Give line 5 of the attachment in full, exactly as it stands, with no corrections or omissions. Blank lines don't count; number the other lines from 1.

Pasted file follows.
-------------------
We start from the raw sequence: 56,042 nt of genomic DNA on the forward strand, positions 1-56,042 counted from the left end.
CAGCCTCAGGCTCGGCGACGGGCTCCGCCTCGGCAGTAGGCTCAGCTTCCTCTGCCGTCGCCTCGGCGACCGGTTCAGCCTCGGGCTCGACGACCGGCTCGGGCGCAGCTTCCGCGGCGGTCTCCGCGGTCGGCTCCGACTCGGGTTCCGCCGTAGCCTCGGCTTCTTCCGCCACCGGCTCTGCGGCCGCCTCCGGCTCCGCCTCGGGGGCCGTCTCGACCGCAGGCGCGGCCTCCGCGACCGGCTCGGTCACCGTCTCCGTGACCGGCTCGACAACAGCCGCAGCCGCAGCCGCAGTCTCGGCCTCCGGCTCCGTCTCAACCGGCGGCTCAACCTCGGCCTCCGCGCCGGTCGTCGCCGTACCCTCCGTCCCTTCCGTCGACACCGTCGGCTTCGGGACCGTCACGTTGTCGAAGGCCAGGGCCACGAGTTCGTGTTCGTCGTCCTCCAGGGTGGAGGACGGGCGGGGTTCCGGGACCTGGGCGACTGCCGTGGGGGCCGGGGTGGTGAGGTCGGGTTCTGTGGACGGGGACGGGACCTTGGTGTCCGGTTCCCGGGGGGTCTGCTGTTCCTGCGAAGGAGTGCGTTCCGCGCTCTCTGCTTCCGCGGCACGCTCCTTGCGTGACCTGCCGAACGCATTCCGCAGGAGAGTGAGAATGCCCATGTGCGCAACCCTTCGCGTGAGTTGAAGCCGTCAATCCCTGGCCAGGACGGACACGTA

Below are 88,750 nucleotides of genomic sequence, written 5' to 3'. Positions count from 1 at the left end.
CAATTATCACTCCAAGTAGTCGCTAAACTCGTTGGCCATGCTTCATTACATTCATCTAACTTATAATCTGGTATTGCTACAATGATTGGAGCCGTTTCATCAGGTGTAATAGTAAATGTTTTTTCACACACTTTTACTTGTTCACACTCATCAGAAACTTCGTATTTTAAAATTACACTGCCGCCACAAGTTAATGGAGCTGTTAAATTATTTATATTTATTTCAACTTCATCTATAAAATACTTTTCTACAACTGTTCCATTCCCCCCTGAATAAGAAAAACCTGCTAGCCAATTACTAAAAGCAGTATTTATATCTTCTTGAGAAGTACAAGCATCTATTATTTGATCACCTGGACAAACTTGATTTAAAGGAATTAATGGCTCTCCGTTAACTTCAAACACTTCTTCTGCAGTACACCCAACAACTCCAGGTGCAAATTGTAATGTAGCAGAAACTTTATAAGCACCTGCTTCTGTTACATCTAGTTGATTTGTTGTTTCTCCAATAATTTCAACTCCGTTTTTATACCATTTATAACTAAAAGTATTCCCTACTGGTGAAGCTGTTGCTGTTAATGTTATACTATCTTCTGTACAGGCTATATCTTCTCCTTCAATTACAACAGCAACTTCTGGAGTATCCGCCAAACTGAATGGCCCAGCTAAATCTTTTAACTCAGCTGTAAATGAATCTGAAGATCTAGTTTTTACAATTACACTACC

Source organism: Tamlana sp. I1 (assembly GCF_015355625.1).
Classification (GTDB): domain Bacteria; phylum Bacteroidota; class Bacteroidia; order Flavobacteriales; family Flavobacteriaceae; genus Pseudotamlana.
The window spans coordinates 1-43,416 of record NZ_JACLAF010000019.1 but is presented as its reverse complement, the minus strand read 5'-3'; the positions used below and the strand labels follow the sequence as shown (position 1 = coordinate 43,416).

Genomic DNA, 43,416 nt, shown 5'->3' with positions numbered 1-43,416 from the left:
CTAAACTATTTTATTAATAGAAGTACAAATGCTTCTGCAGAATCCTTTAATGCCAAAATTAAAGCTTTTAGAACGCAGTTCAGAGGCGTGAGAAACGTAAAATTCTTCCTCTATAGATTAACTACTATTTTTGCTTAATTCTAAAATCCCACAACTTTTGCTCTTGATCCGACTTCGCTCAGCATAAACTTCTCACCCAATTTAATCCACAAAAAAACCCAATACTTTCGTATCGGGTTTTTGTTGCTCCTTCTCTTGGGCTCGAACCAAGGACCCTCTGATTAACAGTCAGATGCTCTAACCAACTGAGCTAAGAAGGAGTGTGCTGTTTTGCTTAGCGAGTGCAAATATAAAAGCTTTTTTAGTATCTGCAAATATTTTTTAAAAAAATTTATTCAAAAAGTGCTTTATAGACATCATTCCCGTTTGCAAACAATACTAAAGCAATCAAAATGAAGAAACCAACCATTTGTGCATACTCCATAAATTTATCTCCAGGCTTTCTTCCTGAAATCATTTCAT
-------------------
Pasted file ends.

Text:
Source organism: Tamlana sp. I1 (assembly GCF_015355625.1).